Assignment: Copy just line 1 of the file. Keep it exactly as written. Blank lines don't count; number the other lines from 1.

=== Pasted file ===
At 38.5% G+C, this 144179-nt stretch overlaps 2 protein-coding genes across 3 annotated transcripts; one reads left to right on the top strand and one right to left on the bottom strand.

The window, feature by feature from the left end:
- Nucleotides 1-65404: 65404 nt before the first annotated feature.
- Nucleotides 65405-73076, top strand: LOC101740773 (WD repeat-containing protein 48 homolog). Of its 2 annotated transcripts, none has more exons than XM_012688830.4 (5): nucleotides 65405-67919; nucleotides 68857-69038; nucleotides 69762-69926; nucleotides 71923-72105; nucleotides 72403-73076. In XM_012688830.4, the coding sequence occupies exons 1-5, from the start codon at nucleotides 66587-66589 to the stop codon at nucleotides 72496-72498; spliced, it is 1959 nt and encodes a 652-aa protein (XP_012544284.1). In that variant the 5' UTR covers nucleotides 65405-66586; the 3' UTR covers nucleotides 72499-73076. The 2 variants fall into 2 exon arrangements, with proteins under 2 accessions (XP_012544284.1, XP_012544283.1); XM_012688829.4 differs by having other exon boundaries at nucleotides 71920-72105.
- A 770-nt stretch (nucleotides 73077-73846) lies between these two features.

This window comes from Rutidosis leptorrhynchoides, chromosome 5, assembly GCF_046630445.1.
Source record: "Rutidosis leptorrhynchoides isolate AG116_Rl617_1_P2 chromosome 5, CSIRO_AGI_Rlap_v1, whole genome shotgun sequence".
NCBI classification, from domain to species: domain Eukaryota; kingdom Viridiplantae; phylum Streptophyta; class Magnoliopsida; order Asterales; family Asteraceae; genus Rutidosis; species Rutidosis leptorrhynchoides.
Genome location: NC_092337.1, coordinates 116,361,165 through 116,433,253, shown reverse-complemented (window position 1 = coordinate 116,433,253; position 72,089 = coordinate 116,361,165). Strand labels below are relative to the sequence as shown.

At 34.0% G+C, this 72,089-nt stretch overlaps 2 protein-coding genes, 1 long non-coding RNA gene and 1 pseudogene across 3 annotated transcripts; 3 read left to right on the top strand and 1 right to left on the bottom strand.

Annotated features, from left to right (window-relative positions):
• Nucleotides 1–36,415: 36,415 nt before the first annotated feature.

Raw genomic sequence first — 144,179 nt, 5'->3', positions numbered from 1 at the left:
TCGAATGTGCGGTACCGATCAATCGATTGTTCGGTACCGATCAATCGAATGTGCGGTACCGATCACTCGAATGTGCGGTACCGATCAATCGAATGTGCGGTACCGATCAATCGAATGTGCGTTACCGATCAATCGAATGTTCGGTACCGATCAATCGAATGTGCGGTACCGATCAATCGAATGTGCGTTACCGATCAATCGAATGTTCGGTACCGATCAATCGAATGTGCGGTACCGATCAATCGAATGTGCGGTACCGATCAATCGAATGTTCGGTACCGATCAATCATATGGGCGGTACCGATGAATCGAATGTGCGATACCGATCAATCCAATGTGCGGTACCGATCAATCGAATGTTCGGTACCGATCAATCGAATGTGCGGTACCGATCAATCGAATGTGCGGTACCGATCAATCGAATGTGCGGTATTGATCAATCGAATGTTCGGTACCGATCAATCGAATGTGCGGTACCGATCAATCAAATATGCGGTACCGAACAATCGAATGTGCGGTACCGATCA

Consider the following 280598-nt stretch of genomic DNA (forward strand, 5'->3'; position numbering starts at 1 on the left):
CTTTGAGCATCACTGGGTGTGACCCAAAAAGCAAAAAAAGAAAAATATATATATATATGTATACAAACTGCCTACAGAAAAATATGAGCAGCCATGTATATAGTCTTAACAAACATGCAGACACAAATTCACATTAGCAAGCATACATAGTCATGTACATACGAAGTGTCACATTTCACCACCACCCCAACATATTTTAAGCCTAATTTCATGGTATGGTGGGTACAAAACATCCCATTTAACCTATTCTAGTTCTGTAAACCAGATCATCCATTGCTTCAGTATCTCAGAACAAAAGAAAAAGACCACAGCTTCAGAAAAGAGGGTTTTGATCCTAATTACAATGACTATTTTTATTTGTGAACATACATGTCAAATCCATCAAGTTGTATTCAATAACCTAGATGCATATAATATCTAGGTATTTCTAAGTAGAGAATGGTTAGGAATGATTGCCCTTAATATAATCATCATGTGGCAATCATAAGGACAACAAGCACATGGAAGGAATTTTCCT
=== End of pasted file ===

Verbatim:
At 38.5% G+C, this 144179-nt stretch overlaps 2 protein-coding genes across 3 annotated transcripts; one reads left to right on the top strand and one right to left on the bottom strand.